Translator Disclaimer
1 June 2002 Effects of Different Surfaces on the Perception of Prey-Generated Noise by the Indian False Vampire Bat Megaderma lyra
Author Affiliations +
Abstract

The low- and high-frequency components of a rustling sound, created when prey (freshly killed frog) was jerkily pulled on dry and wet sandy floors and asbestos, were recorded and played back to individual Indian false vampire bats (Megaderma lyra). Megaderma lyra responded with flight toward the speakers and captured dead frogs, that were kept as reward. The spectral peaks were at 8.6, 7.1 and 6.8 kHz for the low-frequency components of the sounds created at the dry, asbestos and wet floors, respectively. The spectral peaks for the high-frequency sounds created on the respective floors were at 36.8,27.2 and 23.3 kHz. The sound from the dry floor was more intense than that of from the other two substrata. Prey movements that generated sonic or ultrasonic sounds were both sufficient and necessary for the bats to detect and capture prey. The number of successful prey captures was significantly greater for the dry floor sound, especially to its high-frequency components. Bat-responses were low to the wet floor and moderate to the asbestos floor sounds. The bats did not respond to the sound of unrecorded parts of the tape. Even though the bats flew toward the speakers when the prey generated sounds were played back and captured the dead frogs we cannot rule out the possibility of M. lyra using echolocation to localize prey. However, the study indicates that prey that move on dry sandy floor are more vulnerable to predation by M. lyra.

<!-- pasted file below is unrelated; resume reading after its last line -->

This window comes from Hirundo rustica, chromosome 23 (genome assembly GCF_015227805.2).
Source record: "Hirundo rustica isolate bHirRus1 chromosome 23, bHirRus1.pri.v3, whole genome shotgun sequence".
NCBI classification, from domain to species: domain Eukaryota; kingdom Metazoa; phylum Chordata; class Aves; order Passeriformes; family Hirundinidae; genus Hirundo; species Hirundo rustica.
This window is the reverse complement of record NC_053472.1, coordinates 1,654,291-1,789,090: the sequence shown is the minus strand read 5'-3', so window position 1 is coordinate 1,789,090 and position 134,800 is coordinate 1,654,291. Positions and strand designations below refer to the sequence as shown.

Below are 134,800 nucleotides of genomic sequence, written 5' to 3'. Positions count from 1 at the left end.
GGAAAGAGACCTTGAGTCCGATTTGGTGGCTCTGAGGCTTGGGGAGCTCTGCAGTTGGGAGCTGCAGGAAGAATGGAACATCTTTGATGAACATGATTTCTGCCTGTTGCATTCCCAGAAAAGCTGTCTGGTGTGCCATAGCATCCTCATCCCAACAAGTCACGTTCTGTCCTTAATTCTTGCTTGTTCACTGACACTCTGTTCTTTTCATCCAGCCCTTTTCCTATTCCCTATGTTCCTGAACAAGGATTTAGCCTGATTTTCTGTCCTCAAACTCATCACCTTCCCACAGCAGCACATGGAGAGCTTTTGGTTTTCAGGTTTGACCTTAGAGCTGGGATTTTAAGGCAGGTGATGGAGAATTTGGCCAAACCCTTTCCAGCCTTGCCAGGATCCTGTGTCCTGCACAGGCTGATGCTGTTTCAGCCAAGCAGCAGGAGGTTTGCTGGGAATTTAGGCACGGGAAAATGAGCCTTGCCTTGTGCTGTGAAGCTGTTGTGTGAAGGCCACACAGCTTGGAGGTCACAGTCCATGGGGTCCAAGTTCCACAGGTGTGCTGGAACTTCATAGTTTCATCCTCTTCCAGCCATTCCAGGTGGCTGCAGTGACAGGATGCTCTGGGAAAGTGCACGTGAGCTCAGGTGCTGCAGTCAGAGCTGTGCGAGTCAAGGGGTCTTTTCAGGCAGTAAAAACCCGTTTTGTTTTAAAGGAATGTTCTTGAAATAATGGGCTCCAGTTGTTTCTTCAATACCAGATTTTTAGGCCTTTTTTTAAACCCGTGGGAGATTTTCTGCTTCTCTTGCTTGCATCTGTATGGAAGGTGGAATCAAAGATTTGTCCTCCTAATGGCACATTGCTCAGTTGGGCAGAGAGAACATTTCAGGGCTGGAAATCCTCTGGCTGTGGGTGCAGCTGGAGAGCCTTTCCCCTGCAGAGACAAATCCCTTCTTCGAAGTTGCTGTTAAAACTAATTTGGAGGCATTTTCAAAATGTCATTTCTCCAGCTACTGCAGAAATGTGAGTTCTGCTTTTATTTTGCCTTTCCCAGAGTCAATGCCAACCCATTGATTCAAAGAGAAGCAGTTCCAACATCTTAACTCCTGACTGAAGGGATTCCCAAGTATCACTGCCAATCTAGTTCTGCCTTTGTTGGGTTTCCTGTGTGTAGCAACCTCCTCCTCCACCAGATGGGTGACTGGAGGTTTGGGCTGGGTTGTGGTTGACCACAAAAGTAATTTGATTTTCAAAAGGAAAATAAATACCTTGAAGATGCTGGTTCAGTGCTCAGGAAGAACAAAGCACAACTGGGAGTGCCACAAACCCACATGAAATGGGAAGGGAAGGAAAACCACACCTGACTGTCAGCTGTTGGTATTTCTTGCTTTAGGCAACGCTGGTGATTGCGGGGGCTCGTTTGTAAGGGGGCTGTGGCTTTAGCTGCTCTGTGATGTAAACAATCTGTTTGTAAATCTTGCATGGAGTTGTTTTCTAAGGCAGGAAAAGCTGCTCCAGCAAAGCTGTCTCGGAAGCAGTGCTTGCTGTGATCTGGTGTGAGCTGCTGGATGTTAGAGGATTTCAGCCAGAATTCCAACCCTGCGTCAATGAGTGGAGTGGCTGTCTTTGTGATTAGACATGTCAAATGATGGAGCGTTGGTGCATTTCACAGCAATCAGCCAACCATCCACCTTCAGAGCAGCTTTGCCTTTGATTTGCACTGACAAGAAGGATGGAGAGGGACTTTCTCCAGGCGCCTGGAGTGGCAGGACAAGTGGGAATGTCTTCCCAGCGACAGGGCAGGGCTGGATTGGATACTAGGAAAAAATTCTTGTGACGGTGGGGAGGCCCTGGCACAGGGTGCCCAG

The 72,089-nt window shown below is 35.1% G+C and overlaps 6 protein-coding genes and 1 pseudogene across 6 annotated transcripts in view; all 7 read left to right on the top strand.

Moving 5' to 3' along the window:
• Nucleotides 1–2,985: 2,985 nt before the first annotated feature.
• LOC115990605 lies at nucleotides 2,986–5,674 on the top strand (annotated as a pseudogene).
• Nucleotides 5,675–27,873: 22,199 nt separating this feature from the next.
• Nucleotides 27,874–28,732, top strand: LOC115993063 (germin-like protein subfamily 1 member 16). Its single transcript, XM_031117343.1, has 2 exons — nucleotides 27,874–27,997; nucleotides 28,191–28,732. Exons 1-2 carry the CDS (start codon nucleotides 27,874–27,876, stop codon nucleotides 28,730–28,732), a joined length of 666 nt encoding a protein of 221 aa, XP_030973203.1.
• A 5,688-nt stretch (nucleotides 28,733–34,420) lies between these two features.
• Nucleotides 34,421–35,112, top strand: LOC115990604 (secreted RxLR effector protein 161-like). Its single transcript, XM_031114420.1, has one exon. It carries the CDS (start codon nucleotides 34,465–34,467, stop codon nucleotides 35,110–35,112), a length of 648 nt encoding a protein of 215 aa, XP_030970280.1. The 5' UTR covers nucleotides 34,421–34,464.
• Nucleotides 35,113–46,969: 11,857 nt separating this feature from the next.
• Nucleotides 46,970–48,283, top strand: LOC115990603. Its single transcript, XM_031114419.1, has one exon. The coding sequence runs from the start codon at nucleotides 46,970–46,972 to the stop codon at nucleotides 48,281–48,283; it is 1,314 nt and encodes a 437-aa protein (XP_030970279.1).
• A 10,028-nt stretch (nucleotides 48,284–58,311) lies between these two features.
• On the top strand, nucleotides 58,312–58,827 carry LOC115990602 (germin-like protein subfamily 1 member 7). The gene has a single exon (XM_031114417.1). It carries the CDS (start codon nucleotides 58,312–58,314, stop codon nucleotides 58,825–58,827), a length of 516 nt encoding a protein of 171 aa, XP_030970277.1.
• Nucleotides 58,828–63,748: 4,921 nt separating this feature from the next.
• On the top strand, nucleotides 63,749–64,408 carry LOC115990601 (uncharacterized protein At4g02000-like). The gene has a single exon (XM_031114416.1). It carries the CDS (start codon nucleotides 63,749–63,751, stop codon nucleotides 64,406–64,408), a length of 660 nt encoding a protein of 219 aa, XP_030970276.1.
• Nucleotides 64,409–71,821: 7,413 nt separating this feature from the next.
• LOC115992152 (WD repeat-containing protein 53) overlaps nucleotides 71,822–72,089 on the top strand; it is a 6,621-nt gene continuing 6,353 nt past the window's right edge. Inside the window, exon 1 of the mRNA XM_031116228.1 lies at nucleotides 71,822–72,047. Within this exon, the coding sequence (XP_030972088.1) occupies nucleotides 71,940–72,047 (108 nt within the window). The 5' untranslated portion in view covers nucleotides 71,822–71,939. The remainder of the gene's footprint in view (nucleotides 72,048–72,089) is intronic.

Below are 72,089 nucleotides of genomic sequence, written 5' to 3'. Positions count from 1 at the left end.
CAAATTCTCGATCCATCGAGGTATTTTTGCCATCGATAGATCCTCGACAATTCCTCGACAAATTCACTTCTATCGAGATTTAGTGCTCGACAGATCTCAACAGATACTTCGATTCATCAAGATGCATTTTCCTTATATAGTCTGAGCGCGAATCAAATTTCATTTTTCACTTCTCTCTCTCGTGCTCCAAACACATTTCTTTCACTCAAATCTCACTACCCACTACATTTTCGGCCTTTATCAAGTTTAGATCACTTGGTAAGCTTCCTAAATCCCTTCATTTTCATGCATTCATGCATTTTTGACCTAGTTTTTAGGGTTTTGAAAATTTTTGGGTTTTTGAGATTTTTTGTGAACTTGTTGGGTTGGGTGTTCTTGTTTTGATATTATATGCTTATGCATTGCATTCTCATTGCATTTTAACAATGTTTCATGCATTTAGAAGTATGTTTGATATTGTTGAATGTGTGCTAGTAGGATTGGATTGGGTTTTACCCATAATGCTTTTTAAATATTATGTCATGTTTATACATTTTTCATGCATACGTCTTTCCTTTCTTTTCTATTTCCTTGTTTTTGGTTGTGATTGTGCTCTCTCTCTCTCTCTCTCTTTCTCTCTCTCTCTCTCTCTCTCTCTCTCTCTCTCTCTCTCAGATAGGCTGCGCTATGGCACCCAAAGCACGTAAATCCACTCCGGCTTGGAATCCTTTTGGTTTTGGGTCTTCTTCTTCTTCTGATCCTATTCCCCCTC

©Museum and Institute of Zoology PAS
Ganapathy Marimuthu, Koilmani Emmanuvel Rajan, Sripathi Kandula, Stuart Parsons, and Gareth Jones "Effects of Different Surfaces on the Perception of Prey-Generated Noise by the Indian False Vampire Bat Megaderma lyra," Acta Chiropterologica 4(1), 25-32, (1 June 2002). https://doi.org/10.3161/001.004.0104
Received: 18 October 2001; Accepted: 1 January 2002; Published: 1 June 2002
JOURNAL ARTICLE
8 PAGES


SHARE
ARTICLE IMPACT
Back to Top